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Music Research

Forgotten Composers of the Hunter Valley

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Forgotten Composers and their music

 

In the 1870s Newcastle was rapidly expanding and mining townships such as Lambton and Wallsend, founded in the early 1860s, were developing lively cultural scenes. Through the lens of the local newspapers we learn of music and drama societies, brass bands, choral unions, benefit concerts, Caledonian games and eisteddfods, to name just some cultural activities. Outdoor events such as picnics, demonstrations, parades and horse races were not complete without the sound and repertoire of the brass bands. Dancing was very popular and it was not unusual for community dances to run right through the night, finishing at 5am. Generally, brass bands (sometimes string bands) supplied the music for these dances, usually referred to as balls or quadrille parties. Dancing also took place at holiday events, such as excursions, picnics and at the races. In fact, the brass band’s contribution to the enjoyment of these events was so central that, when a band was absent from the Newcastle Races, the Newcastle Chronicle commented,

One great attraction was missing, that of a band of musicians and this no doubt prevented many from attending (Newcastle Chronicle, 10 November, 1870).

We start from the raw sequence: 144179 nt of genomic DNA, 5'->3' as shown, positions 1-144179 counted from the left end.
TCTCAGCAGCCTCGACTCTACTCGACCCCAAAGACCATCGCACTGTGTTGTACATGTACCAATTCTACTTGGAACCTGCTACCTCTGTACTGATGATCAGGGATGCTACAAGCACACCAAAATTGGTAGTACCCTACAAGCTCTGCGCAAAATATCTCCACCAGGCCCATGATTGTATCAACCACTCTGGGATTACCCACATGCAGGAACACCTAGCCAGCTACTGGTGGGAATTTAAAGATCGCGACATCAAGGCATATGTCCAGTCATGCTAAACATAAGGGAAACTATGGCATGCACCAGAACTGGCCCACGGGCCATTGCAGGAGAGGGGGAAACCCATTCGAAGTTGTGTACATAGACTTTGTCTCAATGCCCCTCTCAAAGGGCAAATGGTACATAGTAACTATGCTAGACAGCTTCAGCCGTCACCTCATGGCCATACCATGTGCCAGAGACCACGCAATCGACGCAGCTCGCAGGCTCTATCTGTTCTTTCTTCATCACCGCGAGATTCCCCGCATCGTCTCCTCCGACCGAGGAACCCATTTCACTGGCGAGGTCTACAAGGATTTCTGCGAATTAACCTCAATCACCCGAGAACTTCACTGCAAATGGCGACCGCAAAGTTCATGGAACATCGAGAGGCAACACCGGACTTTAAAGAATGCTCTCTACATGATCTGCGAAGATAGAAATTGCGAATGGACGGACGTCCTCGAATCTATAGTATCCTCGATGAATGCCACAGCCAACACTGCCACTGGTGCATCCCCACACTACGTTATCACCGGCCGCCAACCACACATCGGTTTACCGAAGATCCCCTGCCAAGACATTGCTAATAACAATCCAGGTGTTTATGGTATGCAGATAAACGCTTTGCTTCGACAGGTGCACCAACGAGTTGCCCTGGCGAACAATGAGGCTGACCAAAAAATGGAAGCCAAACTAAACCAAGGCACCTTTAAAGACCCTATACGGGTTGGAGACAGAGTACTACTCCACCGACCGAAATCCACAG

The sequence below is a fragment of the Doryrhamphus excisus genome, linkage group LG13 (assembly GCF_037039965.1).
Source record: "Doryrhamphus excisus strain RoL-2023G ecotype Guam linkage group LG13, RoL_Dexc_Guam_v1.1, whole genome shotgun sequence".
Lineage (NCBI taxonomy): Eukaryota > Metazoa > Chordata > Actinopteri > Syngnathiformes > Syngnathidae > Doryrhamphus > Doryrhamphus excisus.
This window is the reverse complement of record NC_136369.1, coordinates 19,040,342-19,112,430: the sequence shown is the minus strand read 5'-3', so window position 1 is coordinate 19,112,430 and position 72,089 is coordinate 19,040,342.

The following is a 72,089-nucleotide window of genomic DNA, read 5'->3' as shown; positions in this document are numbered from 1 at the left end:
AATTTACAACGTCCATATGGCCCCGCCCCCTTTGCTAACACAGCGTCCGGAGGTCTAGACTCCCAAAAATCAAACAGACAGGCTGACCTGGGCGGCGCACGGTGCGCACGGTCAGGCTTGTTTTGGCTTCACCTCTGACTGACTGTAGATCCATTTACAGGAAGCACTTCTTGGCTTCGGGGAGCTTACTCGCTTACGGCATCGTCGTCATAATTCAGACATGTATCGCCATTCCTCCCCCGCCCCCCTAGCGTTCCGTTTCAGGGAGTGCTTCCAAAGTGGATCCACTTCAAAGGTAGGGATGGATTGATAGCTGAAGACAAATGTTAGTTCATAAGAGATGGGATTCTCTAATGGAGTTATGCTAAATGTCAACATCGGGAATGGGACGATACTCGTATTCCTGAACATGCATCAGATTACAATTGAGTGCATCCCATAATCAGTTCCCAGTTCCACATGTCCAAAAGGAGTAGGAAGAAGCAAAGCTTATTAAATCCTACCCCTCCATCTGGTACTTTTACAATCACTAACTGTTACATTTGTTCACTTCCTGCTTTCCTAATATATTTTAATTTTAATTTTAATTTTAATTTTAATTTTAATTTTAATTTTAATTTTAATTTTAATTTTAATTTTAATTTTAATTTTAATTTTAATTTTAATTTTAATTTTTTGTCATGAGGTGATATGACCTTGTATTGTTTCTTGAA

Brass bands also performed regularly at the Asylum for Idiots and Imbeciles (as it was known in the 1870s), Watt Street. Their programmes were often included in the newspaper advertisements. These programmes were fairly typical of the period, being made up of marches, dances and medleys from the operas of the time. It often fell to the bandmaster to arrange music for the bands, as well as compose new music. The following programme is taken from the Newcastle Chronicle, 7 November 1874

NC 7.11.1874

 

This programme provides a fascinating snapshot of the kind of music that was popular at the time and the value placed on new original music that was often tied to place, at least in the title. During this period, township benefit concerts (which were an important means of raising money for injured miners or miners’ widows and families) were also publicised through the newspapers. The advertisements often included details of the music and this is another source for repertoire of this period. In these programmes there are other musical works by local composers such as Marmaduke Wilson (c. 1834-1871), Edward Faning (c. 1819-1870), Henry Meulman (1832-1879), Henry Prince (1827-1872), Marmaduke Wilson (c. 1834 -1871), Colin Christie (1836-1916), Robert Bishop Theobald {fl.1858-74; died 1876}, Franz Louis Leopold Becker (1840-1897) and Roland Randolph Arndell (1857- 1920). An example of a locally produced work is Franz Becker’s Myrtle Villa Polka, dedicated to Mr W. K. Lockhead, who lived at Myrtle Villa, Cook’s Hill (see below).

 

Myrtle Villa Polka by Franz Becker

Myrtle Villa Polka by Franz Becker

 

This piece has happily been preserved and is available to anyone through Trove on the National Library of Australia website.

http://trove.nla.gov.au/work/9286929?q=+&versionId=48577786

 

However, there are many pieces, like the Franz Becker’s Variations on ‘Last Rose of Summer’ for Left Hand and the Newcastle Election Gallop or J.M. Gates’ Pride of the North Waltzes (see the Burwood band programme above) that I have been unable to find. Some of this music may still be somewhere in the community – perhaps in a piano stool or attic or brass band library.